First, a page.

Welcome to Chestnut Hill + Mt. Airy
Chestnut Hill is bounded on the northwest by Northwestern Avenue; on the west by the Wissahickon Gorge (part of Fairmount Park) (beyond which lie Upper Roxborough and Andorra); on the northeast by Stenton Avenue (a county line and city limit, beyond which lie Erdenheim and Wyndmoor, Springfield Township); and on the southeast by the Cresheim Valley (part of Fairmount Park) (beyond which lies Mount Airy).
The village of Chestnut Hill was part of the German Township laid out by Francis Daniel Pastorius and came to include the settlements originally known as Sommerhausen and Crefeld, as well as part of Cresheim. It served as a gateway between Philadelphia and the nearby farmlands. During the American Revolutionary War era (late 18th century), the area was one of many summer vacation spots due to its higher elevation, 400–500 feet (120 to 150 m) above sea level, and cooler temperatures than the historic Center City. Chestnut Hill is still stereotypically known as one of the more affluent sections of Philadelphia.
From the mid-19th century through the mid-20th, the neighborhood served as the functional equivalent of both a “railroad suburb” and a “streetcar suburb” of Center City; although it was part of Philadelphia, and not a suburb, it was a leafy outlying part functioning much like a commuter town. (It still serves this function, although the streetcars are gone.) The neighborhood contains a wide variety of 19th and early 20th century residential buildings by many of the most prominent Philadelphia architects.
Today, designated as a National Historic District, the community includes an extraordinary mix of impressive stone mansions, 19th century farmhouses, and more modest rowhomes. Charming shops and a multitude of cultural resources abound. Local attractions include the Water Tower, Stagecrafters, Valley Green, the Woodmere Art Gallery, or any of some 20 delightful restaurants clustered along Germantown Avenue.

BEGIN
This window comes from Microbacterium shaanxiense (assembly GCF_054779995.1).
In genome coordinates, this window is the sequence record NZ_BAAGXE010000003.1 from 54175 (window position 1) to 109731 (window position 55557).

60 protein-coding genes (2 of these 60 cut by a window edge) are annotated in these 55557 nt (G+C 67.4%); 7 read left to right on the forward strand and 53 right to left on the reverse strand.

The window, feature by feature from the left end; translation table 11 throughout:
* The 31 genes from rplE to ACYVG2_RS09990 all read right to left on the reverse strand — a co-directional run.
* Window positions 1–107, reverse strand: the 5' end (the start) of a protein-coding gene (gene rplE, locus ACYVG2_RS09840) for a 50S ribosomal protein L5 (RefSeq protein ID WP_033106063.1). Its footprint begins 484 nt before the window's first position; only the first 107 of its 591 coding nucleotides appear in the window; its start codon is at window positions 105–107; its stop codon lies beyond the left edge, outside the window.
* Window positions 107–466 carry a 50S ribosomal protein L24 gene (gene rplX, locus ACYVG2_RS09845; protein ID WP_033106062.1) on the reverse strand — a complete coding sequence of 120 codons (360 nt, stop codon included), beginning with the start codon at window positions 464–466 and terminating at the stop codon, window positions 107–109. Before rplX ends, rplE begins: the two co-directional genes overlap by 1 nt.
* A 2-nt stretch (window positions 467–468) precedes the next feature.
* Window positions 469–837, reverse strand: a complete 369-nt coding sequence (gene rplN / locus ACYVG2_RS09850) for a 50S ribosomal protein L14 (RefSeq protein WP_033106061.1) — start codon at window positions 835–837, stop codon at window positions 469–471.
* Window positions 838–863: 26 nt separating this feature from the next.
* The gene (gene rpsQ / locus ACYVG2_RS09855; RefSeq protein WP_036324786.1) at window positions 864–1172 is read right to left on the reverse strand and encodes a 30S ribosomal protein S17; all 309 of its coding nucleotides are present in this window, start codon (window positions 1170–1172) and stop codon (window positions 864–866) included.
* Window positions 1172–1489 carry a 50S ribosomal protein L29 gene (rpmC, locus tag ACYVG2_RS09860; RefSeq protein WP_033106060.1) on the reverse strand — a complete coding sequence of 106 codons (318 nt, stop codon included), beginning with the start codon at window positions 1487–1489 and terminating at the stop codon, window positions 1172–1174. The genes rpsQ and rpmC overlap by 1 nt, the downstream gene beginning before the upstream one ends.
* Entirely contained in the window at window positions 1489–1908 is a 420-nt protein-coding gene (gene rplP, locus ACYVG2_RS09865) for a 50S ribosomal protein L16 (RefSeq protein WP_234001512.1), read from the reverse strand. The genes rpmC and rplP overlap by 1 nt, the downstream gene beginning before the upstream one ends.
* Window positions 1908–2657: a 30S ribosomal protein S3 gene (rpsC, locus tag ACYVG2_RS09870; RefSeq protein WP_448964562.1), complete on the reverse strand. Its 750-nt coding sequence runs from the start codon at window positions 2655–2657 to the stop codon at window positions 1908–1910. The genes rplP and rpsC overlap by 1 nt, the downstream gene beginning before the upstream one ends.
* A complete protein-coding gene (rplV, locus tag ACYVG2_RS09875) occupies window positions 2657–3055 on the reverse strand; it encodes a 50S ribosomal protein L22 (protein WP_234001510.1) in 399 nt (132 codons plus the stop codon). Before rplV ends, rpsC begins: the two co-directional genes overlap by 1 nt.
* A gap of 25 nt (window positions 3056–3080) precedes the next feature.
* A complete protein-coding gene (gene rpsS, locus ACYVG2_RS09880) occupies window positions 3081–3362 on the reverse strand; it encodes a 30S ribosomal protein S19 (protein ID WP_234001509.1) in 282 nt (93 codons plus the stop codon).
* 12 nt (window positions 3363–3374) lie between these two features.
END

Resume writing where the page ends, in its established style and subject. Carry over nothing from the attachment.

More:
Mount Airy is bounded on the northwest by the Cresheim Valley, which is part of Fairmount Park. Beyond this lies Chestnut Hill.
On the west side is the Wissahickon Gorge, which is also part of Fairmount Park, beyond which lies Roxborough and Manayunk. Germantown borders the southeast of Mount Airy, and Stenton Avenue marks the northeast border. It is accessible to Center City via Lincoln Drive and to Manayunk via Walnut Lane. There are two train lines, the Chestnut Hill East and the Chestnut Hill West, making the neighborhood one of the most convenient in the city for commuters.
The area is recognized by many civil rights groups as one of the first successfully integrated neighborhoods in America. It continues to be a well-blended neighborhood and was recently cited in US News & World Report and Oprah Winfrey’s O magazine for its racial diversity and neighborhood appeal. Mount Airy’s main commercial district lies along cobble-stoned Germantown Avenue, which also serves as the boundary between East and West Mount Airy. The neighborhood has a variety of independent shops, restaurants, bookstores, art galleries, clothing stores, coffee shops, pubs and wine bars. Mount Airy is also home to Weavers Way Co-op, a long-running co-op grocery store, and two local, tented farmers’ markets.
Housing stock varies greatly. The homes are as individual as the families inside them. Painted Victorians, brick rowhomes, glass ranchers and stone twins live in harmony. Large three-story, gray-stone Victorian, colonial revival, and Norman and Cotswold-style houses and mansions, with stained glass windows and slate roofs, are situated on many of the area’s tree-lined streets. They dominated districts like West Mount Airy’s Pelham section (a Wendell and Smith development from 1890s), East Mount Airy’s Gowen Avenue (the James Gowen Estate development from 1880s), Sedgwick Farms (an Ashton S. Tourison development from 1905), and Stenton (a Frank Mauran development from 1905) areas.